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The parent company of Gordmans has filed for bankruptcy citing the pandemic as an exacerbating factor in its financial difficulties.

Gordmans Files for Bankruptcy, Casualty of Pandemic

By Tammy DanielsiBerkshires Staff
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NORTH ADAMS, Mass. — Gordmans department store opened in February, closed a month later because of the pandemic and now may open only to liquidate. 
The discount retailer's parent company, Stage Stores, filed for voluntary Chapter 11 bankruptcy on March 10 with the intent to "wind down" its more than 600 outlets if necessary in part because of the financial impact of the novel coronavirus.
"This is a very difficult announcement and it was a decision that we reached only after exhausting every possible alternative," said Michael Glazer, Stage's president and chief executive officer, in a statement. "Over the last several months, we had been taking significant steps to attempt to strengthen our financial position and find an independent path forward. 
"However, the increasingly challenging market environment was exacerbated by the COVID-19 pandemic, which required us to temporarily close all of our stores and furlough the vast majority of our associates. Given these conditions, we have been unable to obtain necessary financing and have no choice but to take these actions."
In the statement, the company said it will begin liquidation but will also try to sell the business or any of its assets. If a viable buyer comes forward, closure efforts will be suspended but if not, the liquidation will continue. 
Stage Stores has occupied the space in the former Kmart Plaza off Main Street since 2006 with the opening of a Peebles department store. Last year, the retailer began the switch to the Gordmans line, which was touted as something of a small-size T.J. Maxx. 
Outside of Walmart, the only other clothing store in the city is discount retailer Label Shopper in the same plaza. 
Gordmans opened on Feb. 18 with a wide range of clothing, shoes, jewelry, and home decor and goods. A few weeks later, its windows were vandalized and a local man was arrested on charges of causing thousands of dollars of damage in the downtown. 
The store hadn't even fixed its windows before it had shut its doors here on the governor's orders for non-essential concerns to halt operations in mid-March. 
Stage Stores operates more than 600 Bealls, Goody's, Palais Royal, Peebles and specialty stores in 42 states, along with the more than 150 Gordmans that have already been converted or opened.
The company announced a listing of 557 stores that will reopen on Friday; a second phase of 67 will open May 28 and the rest on June 4.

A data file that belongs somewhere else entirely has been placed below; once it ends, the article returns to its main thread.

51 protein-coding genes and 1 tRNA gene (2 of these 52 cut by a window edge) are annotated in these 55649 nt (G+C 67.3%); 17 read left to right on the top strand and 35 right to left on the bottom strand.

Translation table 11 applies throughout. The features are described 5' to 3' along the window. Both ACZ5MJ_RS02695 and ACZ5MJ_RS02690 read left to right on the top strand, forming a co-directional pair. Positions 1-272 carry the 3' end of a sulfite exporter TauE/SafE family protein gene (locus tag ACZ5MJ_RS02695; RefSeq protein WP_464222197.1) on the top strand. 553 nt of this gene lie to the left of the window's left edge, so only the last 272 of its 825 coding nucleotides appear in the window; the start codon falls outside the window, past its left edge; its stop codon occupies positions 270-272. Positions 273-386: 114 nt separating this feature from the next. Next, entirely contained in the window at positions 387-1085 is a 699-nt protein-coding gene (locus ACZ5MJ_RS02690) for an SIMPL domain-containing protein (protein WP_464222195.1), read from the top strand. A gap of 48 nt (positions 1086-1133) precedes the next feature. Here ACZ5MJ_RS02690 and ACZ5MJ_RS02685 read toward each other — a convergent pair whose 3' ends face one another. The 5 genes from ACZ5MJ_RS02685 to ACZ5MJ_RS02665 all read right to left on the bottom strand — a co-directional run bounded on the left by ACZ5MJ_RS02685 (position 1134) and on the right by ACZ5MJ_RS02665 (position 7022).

Gov. Charlie Baker is expected to release more detailed plans on Monday of what businesses will be allowed to reopen and how that will happen. The North Adams store will likely not open until the May 28 or June 4 dates. 
Updated openings will be posted on the Gordmans website. The company said it will use "recommendations and industry best practices" to ensure the safety of employees and patrons. 
Gift cards and customer programs will be honored for 30 days after a store opens and no new cards will be issued. 

Tags: bankruptcy,   department store,   store closings,   

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Commonwealth Urges Residents to Do What It Takes to 'Get Back'

By Stephen DravisiBerkshires Staff
BOSTON — The Baker administration on Monday announced a new COVID-19 advertising campaign statewide and a targeted effort to reach residents through community groups.
The hashtag "GetBackMass" is part of the latest public awareness campaign launched by the commonwealth. The focus of television and digital advertising will be to promote the idea that "normal" activities can only resume after the threat of the novel coronavirus has subsided.
"The GetBackMass campaign is the result of data-driven research to better understand public sentiments about COVID," Secretary of Health and Human Services Marylou Sudders said at Gov. Charlie Baker's regular pandemic press briefing. "Based upon the research, folks were attributed as 'COVID cautious' or 'life is normal.' About 52 percent of the folks interviewed were 'COVID cautious' and 48 percent were 'life is normal.'
"The motivator test included self-oriented motivations, how to protect others, social pressure motivations and doing what it takes to reduce risks. From the data, the most receptive messages from the overwhelming majority of people interviewed indicated concern for the health and safety of loved ones and the desire to put the safety of loved ones before their own. They want to enjoy time with their loved ones and return to experiences they enjoy together — from traveling, to birthday parties to hugs."
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